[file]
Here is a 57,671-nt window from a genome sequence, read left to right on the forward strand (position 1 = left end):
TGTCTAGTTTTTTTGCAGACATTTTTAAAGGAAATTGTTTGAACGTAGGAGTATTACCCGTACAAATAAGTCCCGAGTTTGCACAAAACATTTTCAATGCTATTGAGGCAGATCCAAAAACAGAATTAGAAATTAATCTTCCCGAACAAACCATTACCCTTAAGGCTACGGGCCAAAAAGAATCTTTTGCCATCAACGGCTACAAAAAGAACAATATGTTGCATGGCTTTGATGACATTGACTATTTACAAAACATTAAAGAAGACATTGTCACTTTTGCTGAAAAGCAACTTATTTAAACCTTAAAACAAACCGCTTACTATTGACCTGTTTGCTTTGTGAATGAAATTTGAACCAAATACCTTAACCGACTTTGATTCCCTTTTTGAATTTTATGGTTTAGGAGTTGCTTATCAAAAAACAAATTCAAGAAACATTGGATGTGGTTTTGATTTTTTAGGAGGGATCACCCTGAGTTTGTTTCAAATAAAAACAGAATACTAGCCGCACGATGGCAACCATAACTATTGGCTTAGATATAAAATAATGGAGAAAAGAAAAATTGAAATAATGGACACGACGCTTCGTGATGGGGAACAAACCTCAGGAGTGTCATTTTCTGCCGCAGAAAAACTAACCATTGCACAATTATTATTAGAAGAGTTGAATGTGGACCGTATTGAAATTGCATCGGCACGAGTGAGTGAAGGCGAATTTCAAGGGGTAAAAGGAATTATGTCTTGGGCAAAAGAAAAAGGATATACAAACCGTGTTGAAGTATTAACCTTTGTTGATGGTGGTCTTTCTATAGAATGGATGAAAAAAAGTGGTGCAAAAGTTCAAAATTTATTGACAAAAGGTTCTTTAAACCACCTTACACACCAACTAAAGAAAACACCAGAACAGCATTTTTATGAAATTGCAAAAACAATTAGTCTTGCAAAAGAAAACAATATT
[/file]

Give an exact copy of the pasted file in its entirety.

Here is a 57,671-nt window from a genome sequence, read left to right on the forward strand (position 1 = left end):
TGTCTAGTTTTTTTGCAGACATTTTTAAAGGAAATTGTTTGAACGTAGGAGTATTACCCGTACAAATAAGTCCCGAGTTTGCACAAAACATTTTCAATGCTATTGAGGCAGATCCAAAAACAGAATTAGAAATTAATCTTCCCGAACAAACCATTACCCTTAAGGCTACGGGCCAAAAAGAATCTTTTGCCATCAACGGCTACAAAAAGAACAATATGTTGCATGGCTTTGATGACATTGACTATTTACAAAACATTAAAGAAGACATTGTCACTTTTGCTGAAAAGCAACTTATTTAAACCTTAAAACAAACCGCTTACTATTGACCTGTTTGCTTTGTGAATGAAATTTGAACCAAATACCTTAACCGACTTTGATTCCCTTTTTGAATTTTATGGTTTAGGAGTTGCTTATCAAAAAACAAATTCAAGAAACATTGGATGTGGTTTTGATTTTTTAGGAGGGATCACCCTGAGTTTGTTTCAAATAAAAACAGAATACTAGCCGCACGATGGCAACCATAACTATTGGCTTAGATATAAAATAATGGAGAAAAGAAAAATTGAAATAATGGACACGACGCTTCGTGATGGGGAACAAACCTCAGGAGTGTCATTTTCTGCCGCAGAAAAACTAACCATTGCACAATTATTATTAGAAGAGTTGAATGTGGACCGTATTGAAATTGCATCGGCACGAGTGAGTGAAGGCGAATTTCAAGGGGTAAAAGGAATTATGTCTTGGGCAAAAGAAAAAGGATATACAAACCGTGTTGAAGTATTAACCTTTGTTGATGGTGGTCTTTCTATAGAATGGATGAAAAAAAGTGGTGCAAAAGTTCAAAATTTATTGACAAAAGGTTCTTTAAACCACCTTACACACCAACTAAAGAAAACACCAGAACAGCATTTTTATGAAATTGCAAAAACAATTAGTCTTGCAAAAGAAAACAATATT